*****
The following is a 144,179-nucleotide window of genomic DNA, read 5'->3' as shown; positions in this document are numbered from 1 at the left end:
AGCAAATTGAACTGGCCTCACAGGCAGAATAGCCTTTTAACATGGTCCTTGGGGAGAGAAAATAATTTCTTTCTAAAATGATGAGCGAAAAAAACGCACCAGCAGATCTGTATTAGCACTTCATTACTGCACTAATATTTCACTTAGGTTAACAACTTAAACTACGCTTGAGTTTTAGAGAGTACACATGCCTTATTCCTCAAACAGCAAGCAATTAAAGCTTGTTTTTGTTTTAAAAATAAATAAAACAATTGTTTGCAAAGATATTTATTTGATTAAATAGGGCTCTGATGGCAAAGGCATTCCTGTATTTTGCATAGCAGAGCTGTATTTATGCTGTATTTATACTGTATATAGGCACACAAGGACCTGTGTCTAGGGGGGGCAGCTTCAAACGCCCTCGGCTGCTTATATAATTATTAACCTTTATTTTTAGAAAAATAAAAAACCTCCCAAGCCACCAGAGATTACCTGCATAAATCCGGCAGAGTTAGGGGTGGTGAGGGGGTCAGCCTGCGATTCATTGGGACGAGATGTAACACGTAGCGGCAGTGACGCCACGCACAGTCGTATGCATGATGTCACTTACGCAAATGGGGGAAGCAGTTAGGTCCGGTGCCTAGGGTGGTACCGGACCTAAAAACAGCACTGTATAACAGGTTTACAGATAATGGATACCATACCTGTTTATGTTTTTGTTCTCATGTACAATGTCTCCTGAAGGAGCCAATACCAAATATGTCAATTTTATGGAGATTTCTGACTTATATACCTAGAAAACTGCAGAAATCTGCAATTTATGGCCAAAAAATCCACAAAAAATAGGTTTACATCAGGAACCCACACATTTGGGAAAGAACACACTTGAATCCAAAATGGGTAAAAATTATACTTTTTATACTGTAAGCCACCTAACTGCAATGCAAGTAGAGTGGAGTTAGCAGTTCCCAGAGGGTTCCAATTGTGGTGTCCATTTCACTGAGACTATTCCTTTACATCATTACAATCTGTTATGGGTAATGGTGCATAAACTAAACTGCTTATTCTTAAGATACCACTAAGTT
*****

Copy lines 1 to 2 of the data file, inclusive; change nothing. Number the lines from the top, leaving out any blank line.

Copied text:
The following is a 144,179-nucleotide window of genomic DNA, read 5'->3' as shown; positions in this document are numbered from 1 at the left end:
AGCAAATTGAACTGGCCTCACAGGCAGAATAGCCTTTTAACATGGTCCTTGGGGAGAGAAAATAATTTCTTTCTAAAATGATGAGCGAAAAAAACGCACCAGCAGATCTGTATTAGCACTTCATTACTGCACTAATATTTCACTTAGGTTAACAACTTAAACTACGCTTGAGTTTTAGAGAGTACACATGCCTTATTCCTCAAACAGCAAGCAATTAAAGCTTGTTTTTGTTTTAAAAATAAATAAAACAATTGTTTGCAAAGATATTTATTTGATTAAATAGGGCTCTGATGGCAAAGGCATTCCTGTATTTTGCATAGCAGAGCTGTATTTATGCTGTATTTATACTGTATATAGGCACACAAGGACCTGTGTCTAGGGGGGGCAGCTTCAAACGCCCTCGGCTGCTTATATAATTATTAACCTTTATTTTTAGAAAAATAAAAAACCTCCCAAGCCACCAGAGATTACCTGCATAAATCCGGCAGAGTTAGGGGTGGTGAGGGGGTCAGCCTGCGATTCATTGGGACGAGATGTAACACGTAGCGGCAGTGACGCCACGCACAGTCGTATGCATGATGTCACTTACGCAAATGGGGGAAGCAGTTAGGTCCGGTGCCTAGGGTGGTACCGGACCTAAAAACAGCACTGTATAACAGGTTTACAGATAATGGATACCATACCTGTTTATGTTTTTGTTCTCATGTACAATGTCTCCTGAAGGAGCCAATACCAAATATGTCAATTTTATGGAGATTTCTGACTTATATACCTAGAAAACTGCAGAAATCTGCAATTTATGGCCAAAAAATCCACAAAAAATAGGTTTACATCAGGAACCCACACATTTGGGAAAGAACACACTTGAATCCAAAATGGGTAAAAATTATACTTTTTATACTGTAAGCCACCTAACTGCAATGCAAGTAGAGTGGAGTTAGCAGTTCCCAGAGGGTTCCAATTGTGGTGTCCATTTCACTGAGACTATTCCTTTACATCATTACAATCTGTTATGGGTAATGGTGCATAAACTAAACTGCTTATTCTTAAGATACCACTAAGTT